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Analysis of sample preparation procedures for enumerating fecal coliforms in coarse southwestern U.S. bottom sediments by the most-probable-number method.

By J D Doyle, B Tunnicliff, R E Kramer and S K Brickler

Abstract

The determination of bacterial densities in aquatic sediments generally requires that a dilution-mixing treatment be used before enumeration of organisms by the most-probable-number fermentation tube method can be done. Differential sediment and organism settling rates may, however, influence the distribution of the microbial population after the dilution-mixing process, resulting in biased bacterial density estimates. For standardization of sample preparation procedures, the influence of settling by suspended sediments on the fecal coliform distribution in a mixing vessel was examined. This was accomplished with both inoculated (Escherichia coli) and raw, uninoculated freshwater sediments from Saguaro Lake, Ariz. Both test sediments were coarse (greater than 90% gravel and sand). Coarse sediments are typical of southwestern U.S. lakes. The distribution of fecal coliforms, as determined by the most-probable-number method, was not significantly influenced by sediment settling and remained homogenous over a 16-min postmix period. The technique developed for coarse sediments may be useful for standardizing sample preparation techniques for other sediment types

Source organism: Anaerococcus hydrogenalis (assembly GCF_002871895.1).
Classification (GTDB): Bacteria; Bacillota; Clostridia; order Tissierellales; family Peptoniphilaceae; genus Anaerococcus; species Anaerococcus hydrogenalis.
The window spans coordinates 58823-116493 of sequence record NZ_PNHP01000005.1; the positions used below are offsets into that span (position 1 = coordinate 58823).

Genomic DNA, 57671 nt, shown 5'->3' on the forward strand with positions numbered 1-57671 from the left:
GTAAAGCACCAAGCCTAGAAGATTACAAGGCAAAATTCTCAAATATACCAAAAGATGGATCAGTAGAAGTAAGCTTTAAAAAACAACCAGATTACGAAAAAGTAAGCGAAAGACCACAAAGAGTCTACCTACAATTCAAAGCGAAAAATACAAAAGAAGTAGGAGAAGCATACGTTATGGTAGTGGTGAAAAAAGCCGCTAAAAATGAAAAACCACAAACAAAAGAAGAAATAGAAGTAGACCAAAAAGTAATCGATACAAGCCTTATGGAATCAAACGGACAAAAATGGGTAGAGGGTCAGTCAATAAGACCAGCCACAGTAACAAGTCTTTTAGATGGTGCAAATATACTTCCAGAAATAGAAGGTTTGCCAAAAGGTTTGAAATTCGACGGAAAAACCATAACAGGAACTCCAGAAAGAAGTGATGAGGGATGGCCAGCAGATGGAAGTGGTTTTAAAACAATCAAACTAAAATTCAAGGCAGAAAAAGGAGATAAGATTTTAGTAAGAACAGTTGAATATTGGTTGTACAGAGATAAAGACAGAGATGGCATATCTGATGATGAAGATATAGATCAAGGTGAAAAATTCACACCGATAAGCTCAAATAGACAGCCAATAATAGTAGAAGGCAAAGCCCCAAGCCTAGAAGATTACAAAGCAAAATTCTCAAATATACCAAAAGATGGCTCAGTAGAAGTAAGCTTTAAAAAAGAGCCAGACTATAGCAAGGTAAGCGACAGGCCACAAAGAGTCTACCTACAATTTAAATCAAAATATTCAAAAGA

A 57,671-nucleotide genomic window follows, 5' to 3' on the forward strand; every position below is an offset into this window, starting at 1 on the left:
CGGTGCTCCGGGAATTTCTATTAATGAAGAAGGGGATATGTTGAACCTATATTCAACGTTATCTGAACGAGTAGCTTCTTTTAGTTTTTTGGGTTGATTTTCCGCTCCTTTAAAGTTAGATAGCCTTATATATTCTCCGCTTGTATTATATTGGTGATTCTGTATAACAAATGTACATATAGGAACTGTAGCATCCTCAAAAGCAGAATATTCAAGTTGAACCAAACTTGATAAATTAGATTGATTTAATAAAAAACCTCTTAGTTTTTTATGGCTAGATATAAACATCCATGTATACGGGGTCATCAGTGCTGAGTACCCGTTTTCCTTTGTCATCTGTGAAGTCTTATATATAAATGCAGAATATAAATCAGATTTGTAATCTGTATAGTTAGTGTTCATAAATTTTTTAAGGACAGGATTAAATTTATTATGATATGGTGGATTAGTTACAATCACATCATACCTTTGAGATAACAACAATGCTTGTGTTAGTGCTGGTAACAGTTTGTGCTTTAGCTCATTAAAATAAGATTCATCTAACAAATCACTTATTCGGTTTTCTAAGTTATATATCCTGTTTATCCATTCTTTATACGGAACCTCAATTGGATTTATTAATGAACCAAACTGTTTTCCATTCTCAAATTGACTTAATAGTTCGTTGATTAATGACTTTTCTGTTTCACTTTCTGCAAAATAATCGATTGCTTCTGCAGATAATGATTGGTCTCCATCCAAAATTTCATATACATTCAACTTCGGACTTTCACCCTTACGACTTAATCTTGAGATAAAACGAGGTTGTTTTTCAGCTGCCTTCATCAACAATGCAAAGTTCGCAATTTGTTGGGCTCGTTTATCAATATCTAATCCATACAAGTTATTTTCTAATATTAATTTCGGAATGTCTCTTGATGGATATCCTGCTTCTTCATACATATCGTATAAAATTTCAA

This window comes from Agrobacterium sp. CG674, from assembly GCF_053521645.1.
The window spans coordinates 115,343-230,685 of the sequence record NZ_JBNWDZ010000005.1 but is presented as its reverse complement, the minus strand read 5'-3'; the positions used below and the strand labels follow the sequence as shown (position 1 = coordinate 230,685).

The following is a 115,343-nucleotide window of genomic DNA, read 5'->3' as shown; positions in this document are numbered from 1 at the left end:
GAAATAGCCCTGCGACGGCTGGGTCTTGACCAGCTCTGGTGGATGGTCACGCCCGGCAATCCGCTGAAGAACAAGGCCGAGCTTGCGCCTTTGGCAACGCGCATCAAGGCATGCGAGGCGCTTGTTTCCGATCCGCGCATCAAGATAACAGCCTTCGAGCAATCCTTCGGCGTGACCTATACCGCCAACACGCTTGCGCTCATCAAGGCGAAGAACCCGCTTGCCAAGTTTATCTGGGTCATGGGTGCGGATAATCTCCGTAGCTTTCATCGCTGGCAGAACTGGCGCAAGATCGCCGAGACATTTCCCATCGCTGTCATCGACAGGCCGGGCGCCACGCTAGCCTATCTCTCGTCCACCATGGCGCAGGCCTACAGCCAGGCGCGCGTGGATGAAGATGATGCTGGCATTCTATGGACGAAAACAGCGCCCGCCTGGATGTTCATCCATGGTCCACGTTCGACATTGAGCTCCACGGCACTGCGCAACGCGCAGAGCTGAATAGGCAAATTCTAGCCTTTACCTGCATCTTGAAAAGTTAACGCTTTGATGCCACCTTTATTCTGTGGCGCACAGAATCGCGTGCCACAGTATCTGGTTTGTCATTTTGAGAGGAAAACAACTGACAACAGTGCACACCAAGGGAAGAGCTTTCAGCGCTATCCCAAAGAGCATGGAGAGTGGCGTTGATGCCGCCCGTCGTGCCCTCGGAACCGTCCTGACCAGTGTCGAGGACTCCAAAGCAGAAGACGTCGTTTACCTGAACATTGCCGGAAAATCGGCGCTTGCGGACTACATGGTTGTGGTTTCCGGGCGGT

Topics: Research Article
Year: 1984
OAI identifier: oai:pubmedcentral.nih.gov:241636
Provided by: PubMed Central
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